DEEP: New Report finds CT EPR Programs Increase Recycling, Save Money, Create Jobs and Reduce Greenhouse Gas Emissions

2017 Press Release
 
February 16, 2017
 
New Report finds CT EPR Programs Increase Recycling, Save Money, Create Jobs and Reduce Greenhouse Gas Emissions
Focus on thermostats, e-waste, paint and mattresses yielding results
that can be replicated with other products
 
An innovative approach to recycling in Connecticut that involves support from industries that produce and sell various products is increasing recycling, reducing trash disposal costs for cities and towns, creating jobs, and reducing greenhouse gas emissions linked to Climate Change.
 
The report, “Connecticut Extended Producer Responsibility Program Evaluation: Summary and Recommendations,” focused on so-called Extended Producer Responsibility (EPR) programs for the collection and recycling of used or unwanted electronics equipment, thermostats, paint, and mattresses.
 
Prepared by the Product Stewardship Institute (PRI) for Connecticut’s Department of Energy and Environmental Protection (DEEP), the report found:
  • The four EPR programs diverted more than 26 million pounds of material from waste, yielded a cumulative cost savings of more than $2.6 million per year to Connecticut municipalities, and industries involved provided recycling services worth another $6.7 million.
  • CT EPR programs led to the creation of more than 100 jobs and reduced greenhouse gas (GHG) emissions by more than 13 million kg of carbon equivalent.
  • EPR programs have given CT residents more and convenient access to recycling of thermostats, paint, electronics and mattresses. 
  • Total e-scrap recovery steadily increased from 3.7 million pounds (2009) to 18.6 million pounds (2015)
  • Collection of mercury thermostats ranged from 1551-2123 (2008-2013) and rose significantly to 2866 (2015) as a result of 2012 EPR legislation requiring manufacturer’s to collect and recycle these items.
  • Total paint recovery increased significantly from 149,000 gallons (2010) – prior to establishment of the program to recycle paint – to 320,000 gallons (2016).
  • Before the mattress stewardship program was implemented, CT recycled about 8.7% of discarded mattresses.  Since the start of the program in 2015, more than 130,000 units or 63.5% of discarded mattresses have been collected for recycling.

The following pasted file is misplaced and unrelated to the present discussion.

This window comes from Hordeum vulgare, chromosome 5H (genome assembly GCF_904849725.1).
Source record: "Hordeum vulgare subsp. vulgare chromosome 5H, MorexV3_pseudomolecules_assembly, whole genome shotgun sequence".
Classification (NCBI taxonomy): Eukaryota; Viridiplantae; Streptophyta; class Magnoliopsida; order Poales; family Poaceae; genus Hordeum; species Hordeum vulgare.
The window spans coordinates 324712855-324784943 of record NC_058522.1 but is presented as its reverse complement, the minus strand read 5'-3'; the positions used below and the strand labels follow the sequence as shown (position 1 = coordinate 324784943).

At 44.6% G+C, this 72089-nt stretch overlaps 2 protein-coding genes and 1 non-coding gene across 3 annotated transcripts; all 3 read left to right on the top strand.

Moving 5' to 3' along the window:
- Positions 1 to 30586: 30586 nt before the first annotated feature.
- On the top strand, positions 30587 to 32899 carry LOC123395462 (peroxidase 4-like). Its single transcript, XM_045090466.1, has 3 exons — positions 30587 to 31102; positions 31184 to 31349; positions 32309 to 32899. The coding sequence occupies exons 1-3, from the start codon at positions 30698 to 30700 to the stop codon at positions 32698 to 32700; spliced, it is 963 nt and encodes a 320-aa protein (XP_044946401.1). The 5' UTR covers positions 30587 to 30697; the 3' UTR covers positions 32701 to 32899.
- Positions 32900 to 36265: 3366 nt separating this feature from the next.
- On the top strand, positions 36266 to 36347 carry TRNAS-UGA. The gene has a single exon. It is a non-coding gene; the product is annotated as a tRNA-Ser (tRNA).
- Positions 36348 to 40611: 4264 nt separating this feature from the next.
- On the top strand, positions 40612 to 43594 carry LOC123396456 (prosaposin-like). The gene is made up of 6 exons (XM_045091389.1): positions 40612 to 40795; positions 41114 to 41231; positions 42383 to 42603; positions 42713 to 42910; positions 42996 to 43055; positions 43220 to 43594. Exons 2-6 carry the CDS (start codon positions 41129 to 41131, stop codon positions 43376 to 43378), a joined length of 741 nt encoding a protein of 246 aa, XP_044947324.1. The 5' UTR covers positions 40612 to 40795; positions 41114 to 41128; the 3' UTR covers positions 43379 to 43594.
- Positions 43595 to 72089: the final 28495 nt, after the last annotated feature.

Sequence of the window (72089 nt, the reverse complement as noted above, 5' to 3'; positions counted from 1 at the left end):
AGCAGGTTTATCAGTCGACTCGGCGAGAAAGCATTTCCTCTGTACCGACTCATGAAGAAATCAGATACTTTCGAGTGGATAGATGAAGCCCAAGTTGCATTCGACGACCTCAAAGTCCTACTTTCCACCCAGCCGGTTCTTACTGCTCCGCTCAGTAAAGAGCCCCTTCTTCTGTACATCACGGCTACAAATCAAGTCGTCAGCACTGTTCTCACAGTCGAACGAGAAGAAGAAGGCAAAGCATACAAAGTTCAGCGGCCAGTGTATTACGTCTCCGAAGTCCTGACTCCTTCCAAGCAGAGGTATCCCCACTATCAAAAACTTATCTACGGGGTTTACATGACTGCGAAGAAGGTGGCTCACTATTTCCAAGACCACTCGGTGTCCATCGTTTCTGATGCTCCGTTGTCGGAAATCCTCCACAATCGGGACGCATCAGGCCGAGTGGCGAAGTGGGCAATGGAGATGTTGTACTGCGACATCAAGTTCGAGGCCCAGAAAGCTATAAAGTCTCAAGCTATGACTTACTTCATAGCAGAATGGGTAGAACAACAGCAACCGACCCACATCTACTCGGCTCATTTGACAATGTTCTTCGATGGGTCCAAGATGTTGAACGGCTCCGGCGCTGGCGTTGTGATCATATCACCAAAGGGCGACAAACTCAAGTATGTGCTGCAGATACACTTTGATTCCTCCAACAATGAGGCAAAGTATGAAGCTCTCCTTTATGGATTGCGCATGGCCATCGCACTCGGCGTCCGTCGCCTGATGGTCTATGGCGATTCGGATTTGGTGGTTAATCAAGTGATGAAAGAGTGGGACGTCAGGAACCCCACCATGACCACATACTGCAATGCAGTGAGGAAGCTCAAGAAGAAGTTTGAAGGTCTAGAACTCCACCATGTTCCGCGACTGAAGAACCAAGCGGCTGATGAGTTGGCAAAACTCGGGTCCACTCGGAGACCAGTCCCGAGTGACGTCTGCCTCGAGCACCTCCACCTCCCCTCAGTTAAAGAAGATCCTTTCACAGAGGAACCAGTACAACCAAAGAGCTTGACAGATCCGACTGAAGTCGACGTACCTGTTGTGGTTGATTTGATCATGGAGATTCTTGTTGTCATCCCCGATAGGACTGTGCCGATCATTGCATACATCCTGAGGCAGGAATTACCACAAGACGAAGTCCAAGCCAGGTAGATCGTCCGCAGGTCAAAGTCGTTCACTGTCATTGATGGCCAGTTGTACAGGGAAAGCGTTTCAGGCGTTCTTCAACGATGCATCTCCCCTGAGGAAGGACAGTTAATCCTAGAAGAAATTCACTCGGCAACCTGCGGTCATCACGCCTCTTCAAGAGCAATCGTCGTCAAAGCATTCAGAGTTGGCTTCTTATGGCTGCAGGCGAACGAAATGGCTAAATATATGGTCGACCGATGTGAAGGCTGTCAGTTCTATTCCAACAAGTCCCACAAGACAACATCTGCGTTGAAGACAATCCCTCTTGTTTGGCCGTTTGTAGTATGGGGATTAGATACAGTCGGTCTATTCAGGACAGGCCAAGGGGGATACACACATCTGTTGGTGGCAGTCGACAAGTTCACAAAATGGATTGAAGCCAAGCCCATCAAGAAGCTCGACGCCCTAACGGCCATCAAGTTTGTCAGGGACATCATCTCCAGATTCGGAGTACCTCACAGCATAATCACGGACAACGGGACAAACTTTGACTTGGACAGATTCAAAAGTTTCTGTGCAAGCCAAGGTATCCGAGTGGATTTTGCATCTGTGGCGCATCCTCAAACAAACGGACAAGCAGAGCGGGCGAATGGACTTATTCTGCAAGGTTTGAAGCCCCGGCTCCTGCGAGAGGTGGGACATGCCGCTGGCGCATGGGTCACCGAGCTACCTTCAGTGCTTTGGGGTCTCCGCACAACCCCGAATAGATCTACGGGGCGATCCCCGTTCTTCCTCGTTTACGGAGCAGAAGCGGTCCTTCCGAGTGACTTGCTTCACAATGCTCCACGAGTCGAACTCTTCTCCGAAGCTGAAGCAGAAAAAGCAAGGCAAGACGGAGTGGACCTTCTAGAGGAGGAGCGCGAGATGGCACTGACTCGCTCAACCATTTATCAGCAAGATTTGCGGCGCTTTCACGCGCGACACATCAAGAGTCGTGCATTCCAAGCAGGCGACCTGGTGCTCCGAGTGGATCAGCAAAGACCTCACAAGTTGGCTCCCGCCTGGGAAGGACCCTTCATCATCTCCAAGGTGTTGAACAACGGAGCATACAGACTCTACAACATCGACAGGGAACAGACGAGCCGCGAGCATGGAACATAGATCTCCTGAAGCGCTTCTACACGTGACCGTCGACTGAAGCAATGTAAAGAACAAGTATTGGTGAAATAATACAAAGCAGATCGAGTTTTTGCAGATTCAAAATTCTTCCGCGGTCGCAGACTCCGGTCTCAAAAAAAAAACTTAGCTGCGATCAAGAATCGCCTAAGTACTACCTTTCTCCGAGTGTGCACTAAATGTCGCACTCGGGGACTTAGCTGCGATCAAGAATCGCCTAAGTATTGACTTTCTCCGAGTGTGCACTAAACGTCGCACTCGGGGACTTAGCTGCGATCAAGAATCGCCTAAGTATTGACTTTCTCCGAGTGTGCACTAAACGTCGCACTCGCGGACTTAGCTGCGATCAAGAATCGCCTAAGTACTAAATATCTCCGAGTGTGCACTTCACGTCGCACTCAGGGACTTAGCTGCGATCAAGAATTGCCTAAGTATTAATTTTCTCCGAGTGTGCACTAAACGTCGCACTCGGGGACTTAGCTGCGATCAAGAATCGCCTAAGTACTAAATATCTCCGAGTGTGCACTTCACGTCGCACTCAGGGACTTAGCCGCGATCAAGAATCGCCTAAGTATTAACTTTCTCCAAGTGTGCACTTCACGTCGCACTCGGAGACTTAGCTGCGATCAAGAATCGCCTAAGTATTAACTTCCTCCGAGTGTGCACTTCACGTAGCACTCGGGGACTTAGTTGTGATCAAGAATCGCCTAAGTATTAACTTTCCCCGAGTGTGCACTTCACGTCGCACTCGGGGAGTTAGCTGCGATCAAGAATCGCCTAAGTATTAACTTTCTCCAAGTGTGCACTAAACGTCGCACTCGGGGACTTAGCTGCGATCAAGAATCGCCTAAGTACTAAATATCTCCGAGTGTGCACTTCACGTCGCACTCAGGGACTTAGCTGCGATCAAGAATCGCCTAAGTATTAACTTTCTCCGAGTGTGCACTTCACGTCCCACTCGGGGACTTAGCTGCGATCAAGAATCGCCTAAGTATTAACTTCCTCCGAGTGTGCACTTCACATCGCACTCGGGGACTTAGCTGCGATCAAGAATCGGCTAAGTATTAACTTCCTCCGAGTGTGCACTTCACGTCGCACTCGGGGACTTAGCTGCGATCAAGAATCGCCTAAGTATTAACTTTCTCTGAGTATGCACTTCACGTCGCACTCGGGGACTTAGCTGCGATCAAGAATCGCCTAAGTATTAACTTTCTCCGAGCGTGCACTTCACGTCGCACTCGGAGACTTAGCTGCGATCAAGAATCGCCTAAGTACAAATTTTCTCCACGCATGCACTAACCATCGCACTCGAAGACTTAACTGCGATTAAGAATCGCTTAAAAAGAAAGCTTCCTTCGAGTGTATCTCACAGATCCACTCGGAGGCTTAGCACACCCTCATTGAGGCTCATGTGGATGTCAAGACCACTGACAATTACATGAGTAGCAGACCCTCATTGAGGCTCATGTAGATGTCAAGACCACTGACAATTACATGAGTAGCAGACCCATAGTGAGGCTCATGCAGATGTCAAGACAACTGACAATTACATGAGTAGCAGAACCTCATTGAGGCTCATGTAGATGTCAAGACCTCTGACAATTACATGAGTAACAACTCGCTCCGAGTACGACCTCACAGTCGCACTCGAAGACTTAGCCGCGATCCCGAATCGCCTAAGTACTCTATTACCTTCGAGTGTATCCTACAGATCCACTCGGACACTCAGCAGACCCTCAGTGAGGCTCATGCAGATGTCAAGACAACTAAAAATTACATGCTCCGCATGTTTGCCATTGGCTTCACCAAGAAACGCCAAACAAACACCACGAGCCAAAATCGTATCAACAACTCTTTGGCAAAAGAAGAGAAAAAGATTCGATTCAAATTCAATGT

“The PSI report clearly demonstrates that EPR is a great tool to help us recycle more, help municipalities save money, create jobs and also meet the states goal of reducing GHG emissions.” Said DEEP Commissioner Robert Klee.  “The report also makes it clear that EPR can play a key role in helping us achieve Connecticut’s ambitious goal of diverting 60% of our trash from the waste stream by 2024.” 
 
“This comprehensive evaluation, the first of its kind in the U.S., demonstrates the significant economic and environmental gains that EPR programs have achieved in Connecticut and the potential these programs have to reduce local government costs and increase recycling nationwide,” said Scott Cassel, chief executive officer and founder of Product Stewardship Institute. “We applaud CT DEEP for evaluating the successes, challenges, and opportunities of their EPR programs – a critical step in strengthening these laws and ensuring their success within the emerging circular economy.”
 
In July 2016, Connecticut adopted a new Comprehensive Materials Management Strategy (CMMS) aimed at reducing waste, increasing reuse, recycling, and composting, and focusing on the development of waste conversion technologies.

The CMMS lays out strategies to achieve the diversion of 60% of waste from the waste stream.  In addition to focusing on EPR, the strategies included improving the performance of municipal materials management programs, and developing and improving recycling and waste conversation technologies.
 
Under the PSI study, Connecticut’s four EPR programs –  electronics, thermostats, paint and mattresses – were all evaluated and examined in terms of their collection programs, environmental impacts of the program, convenience to residents, costs of the program and the financial savings (if any), and jobs created.  The report also includes comparisons of CT’s programs to other states, both in the region and nationally.

The PSI report showed that: 
  • Connecticut ranked 11th (2014) out of 25 states with electronic stewardship programs for collection of e-waste.
  • CT was ranked 9th among 13 states (2014) with the thermostat EPR program. 
  • Connecticut’s paint recycling program is off to a strong start.
    • On a per capita basis, Connected collected more paint than California and Rhode Island.
  • The mattress stewardship program was completing its first year during the completion of this report.
    • Number of mattresses disposed decreased from about 115,000 in 2014 to 77,000 in FY2016